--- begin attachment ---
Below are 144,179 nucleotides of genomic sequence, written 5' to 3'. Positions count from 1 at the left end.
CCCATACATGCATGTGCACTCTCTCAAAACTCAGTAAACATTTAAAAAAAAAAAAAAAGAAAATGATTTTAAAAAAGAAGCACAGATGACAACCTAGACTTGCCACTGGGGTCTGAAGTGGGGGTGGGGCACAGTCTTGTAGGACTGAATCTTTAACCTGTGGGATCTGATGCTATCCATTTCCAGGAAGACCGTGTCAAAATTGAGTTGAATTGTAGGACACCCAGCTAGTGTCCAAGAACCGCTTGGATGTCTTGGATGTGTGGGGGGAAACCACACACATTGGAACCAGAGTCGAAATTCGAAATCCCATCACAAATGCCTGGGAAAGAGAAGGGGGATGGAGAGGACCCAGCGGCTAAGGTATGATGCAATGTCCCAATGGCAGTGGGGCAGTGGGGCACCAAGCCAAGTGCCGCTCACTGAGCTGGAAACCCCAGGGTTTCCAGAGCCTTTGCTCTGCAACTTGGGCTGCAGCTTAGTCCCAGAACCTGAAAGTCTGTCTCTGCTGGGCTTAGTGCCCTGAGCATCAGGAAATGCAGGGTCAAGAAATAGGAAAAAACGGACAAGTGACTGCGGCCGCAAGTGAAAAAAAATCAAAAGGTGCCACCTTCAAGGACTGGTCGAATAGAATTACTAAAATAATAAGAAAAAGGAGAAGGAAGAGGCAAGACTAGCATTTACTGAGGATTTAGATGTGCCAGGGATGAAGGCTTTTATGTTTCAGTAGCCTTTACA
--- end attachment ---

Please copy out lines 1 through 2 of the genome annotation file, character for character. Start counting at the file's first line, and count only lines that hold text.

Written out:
Below are 144,179 nucleotides of genomic sequence, written 5' to 3'. Positions count from 1 at the left end.
CCCATACATGCATGTGCACTCTCTCAAAACTCAGTAAACATTTAAAAAAAAAAAAAAAGAAAATGATTTTAAAAAAGAAGCACAGATGACAACCTAGACTTGCCACTGGGGTCTGAAGTGGGGGTGGGGCACAGTCTTGTAGGACTGAATCTTTAACCTGTGGGATCTGATGCTATCCATTTCCAGGAAGACCGTGTCAAAATTGAGTTGAATTGTAGGACACCCAGCTAGTGTCCAAGAACCGCTTGGATGTCTTGGATGTGTGGGGGGAAACCACACACATTGGAACCAGAGTCGAAATTCGAAATCCCATCACAAATGCCTGGGAAAGAGAAGGGGGATGGAGAGGACCCAGCGGCTAAGGTATGATGCAATGTCCCAATGGCAGTGGGGCAGTGGGGCACCAAGCCAAGTGCCGCTCACTGAGCTGGAAACCCCAGGGTTTCCAGAGCCTTTGCTCTGCAACTTGGGCTGCAGCTTAGTCCCAGAACCTGAAAGTCTGTCTCTGCTGGGCTTAGTGCCCTGAGCATCAGGAAATGCAGGGTCAAGAAATAGGAAAAAACGGACAAGTGACTGCGGCCGCAAGTGAAAAAAAATCAAAAGGTGCCACCTTCAAGGACTGGTCGAATAGAATTACTAAAATAATAAGAAAAAGGAGAAGGAAGAGGCAAGACTAGCATTTACTGAGGATTTAGATGTGCCAGGGATGAAGGCTTTTATGTTTCAGTAGCCTTTACA